• They're Goodfellas at the CQC

    I wonder what the NHS will make of Baroness Young’s announcement that the Care Quality Commission wants to “do a number” on failing organisations. It’s the kind of shadowy threat you’d expect from a Martin Scorsese g
  • Thing One and Thing Two

    Over the past few weeks the legislative spotlight has moved from the Senate to the House, and members of the lower house have been revelling in it.
  • Thinking differently about quality and cost

    "Revolution begins with a transformation of consciousness". Innovation, doing things differently, is becoming a high priority activity in the NHS. Innovation has a critical pre-requisite: thinking differently. If we are going to sustain a universal healthcare system for future generations, we need to think differently about the relationship between cost and quality.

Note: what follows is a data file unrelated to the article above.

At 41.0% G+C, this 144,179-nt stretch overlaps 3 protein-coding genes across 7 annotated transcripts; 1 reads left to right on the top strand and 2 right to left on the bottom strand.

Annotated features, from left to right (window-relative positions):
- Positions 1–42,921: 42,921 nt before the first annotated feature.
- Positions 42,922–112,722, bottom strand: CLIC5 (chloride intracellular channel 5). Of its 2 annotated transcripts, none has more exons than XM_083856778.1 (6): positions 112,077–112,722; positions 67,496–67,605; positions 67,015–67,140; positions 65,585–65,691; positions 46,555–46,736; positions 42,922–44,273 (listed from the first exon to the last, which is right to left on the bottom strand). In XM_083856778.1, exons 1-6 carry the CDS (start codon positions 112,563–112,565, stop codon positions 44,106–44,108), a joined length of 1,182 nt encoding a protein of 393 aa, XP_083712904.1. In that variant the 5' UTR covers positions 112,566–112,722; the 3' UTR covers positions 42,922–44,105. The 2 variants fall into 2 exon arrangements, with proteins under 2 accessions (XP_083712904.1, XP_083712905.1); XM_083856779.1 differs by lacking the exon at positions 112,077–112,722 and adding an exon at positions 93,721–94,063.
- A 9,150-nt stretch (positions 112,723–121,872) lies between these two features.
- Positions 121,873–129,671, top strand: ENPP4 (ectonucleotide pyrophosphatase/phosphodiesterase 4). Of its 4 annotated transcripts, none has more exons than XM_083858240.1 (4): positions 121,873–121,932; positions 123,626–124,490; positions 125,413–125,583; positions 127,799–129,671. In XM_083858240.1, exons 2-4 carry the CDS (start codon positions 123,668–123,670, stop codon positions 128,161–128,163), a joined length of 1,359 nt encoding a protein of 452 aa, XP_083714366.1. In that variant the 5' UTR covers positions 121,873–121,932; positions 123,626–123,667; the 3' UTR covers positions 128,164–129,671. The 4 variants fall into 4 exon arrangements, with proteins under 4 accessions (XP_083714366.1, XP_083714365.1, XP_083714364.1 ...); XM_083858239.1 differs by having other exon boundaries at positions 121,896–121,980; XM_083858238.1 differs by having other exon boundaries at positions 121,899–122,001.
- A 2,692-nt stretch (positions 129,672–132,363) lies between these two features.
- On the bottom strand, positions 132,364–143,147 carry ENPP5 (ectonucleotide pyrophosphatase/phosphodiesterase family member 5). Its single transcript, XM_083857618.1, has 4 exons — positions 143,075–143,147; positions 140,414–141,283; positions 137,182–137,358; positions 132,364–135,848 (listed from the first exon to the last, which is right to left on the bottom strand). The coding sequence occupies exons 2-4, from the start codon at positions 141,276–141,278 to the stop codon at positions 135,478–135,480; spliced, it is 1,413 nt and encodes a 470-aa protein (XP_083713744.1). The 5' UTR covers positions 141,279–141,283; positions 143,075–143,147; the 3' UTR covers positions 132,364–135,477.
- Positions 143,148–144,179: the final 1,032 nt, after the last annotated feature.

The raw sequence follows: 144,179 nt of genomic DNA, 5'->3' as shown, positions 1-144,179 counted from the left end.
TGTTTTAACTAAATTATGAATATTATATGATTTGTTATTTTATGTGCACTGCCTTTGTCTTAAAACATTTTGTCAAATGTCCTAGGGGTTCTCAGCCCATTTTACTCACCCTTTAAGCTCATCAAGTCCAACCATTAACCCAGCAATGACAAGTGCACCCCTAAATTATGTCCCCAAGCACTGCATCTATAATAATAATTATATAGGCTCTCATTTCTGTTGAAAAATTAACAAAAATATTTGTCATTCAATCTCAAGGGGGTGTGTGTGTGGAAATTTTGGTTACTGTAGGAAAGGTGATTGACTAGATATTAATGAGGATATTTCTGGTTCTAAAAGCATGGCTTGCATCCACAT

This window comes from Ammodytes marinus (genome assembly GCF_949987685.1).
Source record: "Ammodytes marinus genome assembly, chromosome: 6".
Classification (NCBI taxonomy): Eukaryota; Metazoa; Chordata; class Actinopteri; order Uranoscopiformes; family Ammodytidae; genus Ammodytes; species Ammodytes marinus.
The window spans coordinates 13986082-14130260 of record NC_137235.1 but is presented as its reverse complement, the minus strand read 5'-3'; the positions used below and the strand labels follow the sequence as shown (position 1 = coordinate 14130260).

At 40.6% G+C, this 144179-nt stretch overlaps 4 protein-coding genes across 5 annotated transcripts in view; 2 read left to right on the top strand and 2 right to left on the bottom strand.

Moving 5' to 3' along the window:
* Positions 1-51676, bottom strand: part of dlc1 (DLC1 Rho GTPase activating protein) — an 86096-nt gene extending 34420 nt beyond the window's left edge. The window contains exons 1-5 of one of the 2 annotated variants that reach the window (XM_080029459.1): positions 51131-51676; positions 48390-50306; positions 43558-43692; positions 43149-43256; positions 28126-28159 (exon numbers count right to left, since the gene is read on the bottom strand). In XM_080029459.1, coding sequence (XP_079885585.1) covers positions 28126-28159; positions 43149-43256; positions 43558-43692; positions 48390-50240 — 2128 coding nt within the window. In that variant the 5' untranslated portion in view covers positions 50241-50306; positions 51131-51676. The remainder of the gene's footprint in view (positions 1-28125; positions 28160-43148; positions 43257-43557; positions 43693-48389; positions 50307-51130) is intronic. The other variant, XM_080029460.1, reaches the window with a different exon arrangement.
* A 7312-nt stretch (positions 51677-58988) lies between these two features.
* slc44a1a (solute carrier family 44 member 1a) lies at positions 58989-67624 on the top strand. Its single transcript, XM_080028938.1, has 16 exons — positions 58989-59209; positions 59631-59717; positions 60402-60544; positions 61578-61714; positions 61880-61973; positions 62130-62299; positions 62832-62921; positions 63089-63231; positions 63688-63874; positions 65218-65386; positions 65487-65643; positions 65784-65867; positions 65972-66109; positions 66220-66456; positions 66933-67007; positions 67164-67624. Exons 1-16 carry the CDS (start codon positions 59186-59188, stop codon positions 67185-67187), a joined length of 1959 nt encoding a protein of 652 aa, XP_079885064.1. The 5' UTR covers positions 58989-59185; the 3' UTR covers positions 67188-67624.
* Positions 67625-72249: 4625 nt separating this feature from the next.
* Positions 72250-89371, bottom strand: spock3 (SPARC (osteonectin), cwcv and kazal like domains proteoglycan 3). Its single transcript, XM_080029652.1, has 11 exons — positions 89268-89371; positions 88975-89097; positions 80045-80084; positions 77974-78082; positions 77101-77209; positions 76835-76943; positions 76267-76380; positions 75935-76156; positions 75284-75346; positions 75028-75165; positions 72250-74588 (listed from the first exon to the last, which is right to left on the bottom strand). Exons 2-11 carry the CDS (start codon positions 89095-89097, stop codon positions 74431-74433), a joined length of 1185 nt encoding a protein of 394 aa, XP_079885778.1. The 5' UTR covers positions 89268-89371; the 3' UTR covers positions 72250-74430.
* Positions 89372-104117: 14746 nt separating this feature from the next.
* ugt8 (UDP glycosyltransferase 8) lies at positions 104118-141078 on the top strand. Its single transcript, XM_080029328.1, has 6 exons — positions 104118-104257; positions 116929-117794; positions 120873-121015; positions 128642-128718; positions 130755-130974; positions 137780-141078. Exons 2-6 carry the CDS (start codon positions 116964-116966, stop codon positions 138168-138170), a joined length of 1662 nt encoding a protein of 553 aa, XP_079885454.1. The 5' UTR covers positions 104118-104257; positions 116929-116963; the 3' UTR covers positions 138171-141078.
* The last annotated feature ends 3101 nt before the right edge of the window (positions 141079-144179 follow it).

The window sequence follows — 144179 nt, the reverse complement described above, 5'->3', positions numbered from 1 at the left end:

• Thinking the unthinkable

    End Game warmly congratulates the Conservative Party for bravely recognising the scale of the challenge the NHS faces, and daring to think outside the box in public.In this case “the box” they are thinking outside of is the principle of treatment based on clinical need.A Tory consultation paper picked up by The Independent
  • 'This was the beginning of care in the community'

    On 9th March 1961 Enoch Powell, the Minister of Health, addressed the annual conference of the National Association of Mental Health.
  • Thrive, survive and take control

    How to manage the changes that you may not have chosen and emerge positively
  • Time to acknowledge NHS managers' crucial role

    After 13 years of institutionalisation under the previous administration and now having to respond to a crisis largely not of their making, now would be a good time to acknowledge the crucial contribution of managers in leading the future changes. Changes that will have human consequences for many people including for themselves.
  • Time to change: challenging the stigma around mental health